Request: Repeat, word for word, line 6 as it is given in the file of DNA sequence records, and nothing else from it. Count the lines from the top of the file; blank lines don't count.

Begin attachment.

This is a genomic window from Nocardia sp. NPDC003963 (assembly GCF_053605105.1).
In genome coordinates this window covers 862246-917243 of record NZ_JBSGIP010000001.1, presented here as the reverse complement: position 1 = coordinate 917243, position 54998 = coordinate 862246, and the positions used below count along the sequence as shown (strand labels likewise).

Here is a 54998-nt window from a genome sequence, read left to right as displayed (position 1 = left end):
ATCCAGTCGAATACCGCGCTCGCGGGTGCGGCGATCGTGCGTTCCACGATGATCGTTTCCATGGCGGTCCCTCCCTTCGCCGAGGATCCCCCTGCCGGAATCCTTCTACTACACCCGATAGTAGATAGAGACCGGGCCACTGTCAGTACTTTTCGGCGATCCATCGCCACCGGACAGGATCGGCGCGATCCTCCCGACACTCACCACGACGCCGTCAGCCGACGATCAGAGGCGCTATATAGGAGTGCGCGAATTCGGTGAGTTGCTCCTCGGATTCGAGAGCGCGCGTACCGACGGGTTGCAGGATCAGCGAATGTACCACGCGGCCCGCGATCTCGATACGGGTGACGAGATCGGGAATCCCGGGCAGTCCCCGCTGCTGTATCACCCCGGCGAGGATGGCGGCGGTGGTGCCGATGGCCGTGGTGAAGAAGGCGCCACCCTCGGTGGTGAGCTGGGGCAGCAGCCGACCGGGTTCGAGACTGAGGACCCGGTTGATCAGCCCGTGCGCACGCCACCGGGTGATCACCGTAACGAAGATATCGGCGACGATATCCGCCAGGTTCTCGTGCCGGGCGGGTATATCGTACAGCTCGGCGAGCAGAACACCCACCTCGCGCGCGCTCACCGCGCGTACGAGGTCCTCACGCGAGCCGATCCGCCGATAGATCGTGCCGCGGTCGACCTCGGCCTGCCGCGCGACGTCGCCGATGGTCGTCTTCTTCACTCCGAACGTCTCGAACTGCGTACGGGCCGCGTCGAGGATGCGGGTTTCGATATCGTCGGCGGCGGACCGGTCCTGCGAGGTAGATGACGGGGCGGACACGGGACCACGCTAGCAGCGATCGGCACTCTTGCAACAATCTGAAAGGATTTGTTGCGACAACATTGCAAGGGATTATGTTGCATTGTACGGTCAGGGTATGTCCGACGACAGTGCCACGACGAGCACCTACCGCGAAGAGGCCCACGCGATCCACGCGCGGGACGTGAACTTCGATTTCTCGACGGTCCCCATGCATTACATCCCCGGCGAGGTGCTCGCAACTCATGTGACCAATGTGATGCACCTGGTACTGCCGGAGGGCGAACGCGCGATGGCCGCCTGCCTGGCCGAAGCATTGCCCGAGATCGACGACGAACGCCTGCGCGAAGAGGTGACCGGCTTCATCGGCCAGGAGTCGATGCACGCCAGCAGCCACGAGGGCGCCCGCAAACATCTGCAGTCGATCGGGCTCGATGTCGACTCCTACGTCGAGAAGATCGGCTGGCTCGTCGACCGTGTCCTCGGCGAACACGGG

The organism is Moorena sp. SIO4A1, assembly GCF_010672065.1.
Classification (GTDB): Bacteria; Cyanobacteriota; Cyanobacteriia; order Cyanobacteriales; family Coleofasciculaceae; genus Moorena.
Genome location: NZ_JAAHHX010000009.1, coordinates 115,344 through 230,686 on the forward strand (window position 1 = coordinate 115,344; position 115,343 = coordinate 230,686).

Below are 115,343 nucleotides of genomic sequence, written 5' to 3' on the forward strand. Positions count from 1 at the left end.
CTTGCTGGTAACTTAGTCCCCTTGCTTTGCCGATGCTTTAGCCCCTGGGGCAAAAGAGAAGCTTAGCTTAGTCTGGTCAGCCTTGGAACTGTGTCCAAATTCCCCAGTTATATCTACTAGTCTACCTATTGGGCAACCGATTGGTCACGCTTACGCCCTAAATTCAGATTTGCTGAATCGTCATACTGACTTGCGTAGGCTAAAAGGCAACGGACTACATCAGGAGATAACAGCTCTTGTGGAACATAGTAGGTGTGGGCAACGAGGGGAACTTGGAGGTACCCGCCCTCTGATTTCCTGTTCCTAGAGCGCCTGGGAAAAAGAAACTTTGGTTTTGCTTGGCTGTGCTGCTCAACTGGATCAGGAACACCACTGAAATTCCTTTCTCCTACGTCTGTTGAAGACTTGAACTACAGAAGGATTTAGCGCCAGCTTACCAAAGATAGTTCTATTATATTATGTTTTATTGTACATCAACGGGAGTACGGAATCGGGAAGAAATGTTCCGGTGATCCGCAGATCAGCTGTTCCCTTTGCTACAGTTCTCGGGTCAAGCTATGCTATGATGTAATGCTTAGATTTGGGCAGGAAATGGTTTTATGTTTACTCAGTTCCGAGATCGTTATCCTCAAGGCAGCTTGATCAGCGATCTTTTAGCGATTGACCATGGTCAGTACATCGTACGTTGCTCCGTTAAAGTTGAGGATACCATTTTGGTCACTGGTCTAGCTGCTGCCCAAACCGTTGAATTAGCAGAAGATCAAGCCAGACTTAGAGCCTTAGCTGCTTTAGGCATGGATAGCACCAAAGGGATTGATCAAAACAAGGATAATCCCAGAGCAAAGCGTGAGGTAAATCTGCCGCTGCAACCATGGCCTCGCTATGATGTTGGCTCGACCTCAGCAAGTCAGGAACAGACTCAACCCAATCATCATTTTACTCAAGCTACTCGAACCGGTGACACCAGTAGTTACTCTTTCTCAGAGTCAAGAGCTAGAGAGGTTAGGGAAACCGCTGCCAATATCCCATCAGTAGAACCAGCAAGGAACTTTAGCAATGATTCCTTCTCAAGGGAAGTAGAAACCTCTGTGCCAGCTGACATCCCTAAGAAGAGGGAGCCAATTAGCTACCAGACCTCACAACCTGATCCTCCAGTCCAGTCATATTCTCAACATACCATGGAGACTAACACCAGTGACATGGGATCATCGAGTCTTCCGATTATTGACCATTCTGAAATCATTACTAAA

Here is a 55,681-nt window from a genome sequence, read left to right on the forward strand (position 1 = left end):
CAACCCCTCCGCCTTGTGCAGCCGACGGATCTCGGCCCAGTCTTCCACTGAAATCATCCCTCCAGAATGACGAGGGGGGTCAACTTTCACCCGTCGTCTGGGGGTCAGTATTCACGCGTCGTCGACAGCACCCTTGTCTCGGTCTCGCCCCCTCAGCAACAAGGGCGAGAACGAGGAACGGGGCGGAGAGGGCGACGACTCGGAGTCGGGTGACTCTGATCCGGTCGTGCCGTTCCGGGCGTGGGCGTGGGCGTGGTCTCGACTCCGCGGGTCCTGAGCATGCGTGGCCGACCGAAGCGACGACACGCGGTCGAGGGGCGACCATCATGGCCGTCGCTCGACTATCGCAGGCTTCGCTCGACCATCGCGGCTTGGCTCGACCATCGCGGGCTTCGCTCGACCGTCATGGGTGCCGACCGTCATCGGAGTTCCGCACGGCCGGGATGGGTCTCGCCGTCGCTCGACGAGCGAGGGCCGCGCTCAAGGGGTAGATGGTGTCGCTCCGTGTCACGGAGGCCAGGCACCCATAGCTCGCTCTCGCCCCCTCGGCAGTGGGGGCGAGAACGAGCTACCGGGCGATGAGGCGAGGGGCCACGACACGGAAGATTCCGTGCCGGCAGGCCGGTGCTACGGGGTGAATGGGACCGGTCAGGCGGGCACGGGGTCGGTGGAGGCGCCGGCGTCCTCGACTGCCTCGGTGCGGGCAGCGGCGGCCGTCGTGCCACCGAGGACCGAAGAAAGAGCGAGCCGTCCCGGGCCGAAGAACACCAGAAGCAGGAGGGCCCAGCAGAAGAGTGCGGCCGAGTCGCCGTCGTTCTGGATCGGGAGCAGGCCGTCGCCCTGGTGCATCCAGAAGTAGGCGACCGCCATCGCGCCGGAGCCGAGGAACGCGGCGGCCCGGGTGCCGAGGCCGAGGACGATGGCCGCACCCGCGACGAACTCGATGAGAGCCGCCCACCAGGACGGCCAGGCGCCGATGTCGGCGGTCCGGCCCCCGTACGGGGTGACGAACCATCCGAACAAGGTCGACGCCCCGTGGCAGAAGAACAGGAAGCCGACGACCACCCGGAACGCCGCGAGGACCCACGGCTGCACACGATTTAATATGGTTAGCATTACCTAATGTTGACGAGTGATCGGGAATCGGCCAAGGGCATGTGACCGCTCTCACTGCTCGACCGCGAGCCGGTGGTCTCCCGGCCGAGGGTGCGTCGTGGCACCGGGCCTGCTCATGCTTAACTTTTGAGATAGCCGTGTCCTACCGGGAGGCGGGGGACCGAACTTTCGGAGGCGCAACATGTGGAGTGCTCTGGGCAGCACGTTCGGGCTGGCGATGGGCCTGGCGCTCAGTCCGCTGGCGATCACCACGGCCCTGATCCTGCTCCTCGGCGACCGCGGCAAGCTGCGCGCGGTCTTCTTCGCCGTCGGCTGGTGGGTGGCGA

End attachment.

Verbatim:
Classification (GTDB): Bacteria; Cyanobacteriota; Cyanobacteriia; order Cyanobacteriales; family Coleofasciculaceae; genus Moorena.